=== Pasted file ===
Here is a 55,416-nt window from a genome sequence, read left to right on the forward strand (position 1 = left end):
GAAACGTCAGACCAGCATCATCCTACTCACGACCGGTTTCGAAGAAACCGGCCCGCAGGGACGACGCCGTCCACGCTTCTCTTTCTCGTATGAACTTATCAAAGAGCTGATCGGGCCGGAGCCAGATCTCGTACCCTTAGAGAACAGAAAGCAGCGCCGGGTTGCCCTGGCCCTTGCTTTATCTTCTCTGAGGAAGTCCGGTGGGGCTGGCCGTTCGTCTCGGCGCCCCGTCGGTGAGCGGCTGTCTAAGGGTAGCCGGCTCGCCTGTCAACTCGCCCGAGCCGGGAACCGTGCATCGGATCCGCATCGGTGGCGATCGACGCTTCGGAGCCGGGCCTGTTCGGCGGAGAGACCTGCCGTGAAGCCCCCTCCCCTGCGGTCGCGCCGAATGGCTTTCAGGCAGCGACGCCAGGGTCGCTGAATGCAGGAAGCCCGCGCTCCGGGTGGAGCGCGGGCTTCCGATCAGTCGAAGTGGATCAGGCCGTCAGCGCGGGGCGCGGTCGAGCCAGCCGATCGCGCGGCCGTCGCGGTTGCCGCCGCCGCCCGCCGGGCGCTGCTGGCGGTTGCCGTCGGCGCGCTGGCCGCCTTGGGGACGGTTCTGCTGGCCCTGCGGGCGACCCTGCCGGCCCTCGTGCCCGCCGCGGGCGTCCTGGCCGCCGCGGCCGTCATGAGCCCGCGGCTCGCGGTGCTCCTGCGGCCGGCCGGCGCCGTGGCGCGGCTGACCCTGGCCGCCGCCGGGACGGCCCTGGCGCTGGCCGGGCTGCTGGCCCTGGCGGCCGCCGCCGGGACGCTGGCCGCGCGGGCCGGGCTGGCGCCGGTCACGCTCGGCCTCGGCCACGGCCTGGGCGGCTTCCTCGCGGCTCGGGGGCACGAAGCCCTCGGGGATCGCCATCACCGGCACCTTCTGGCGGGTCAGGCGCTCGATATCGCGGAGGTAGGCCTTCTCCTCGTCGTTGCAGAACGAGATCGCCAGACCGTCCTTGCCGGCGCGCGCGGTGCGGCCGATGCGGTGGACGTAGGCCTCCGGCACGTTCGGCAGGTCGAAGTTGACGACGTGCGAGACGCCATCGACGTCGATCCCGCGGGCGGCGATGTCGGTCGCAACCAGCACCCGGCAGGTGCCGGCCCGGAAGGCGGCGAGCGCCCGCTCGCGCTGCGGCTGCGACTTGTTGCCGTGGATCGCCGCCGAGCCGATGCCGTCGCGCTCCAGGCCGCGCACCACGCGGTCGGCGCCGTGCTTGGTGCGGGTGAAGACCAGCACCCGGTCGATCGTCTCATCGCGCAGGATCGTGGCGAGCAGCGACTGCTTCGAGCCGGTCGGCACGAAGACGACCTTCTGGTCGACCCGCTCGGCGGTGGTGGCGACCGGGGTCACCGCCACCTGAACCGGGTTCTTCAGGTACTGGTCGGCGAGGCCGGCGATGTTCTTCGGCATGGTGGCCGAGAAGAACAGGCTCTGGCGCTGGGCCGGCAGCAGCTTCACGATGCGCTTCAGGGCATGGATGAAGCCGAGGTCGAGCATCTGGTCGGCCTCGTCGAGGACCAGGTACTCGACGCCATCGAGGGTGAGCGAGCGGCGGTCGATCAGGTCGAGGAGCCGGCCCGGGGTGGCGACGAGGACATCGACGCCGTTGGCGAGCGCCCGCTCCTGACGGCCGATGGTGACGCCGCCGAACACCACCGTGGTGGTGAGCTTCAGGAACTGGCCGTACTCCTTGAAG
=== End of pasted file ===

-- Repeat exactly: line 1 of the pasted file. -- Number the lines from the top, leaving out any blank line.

Here is a 55,416-nt window from a genome sequence, read left to right on the forward strand (position 1 = left end):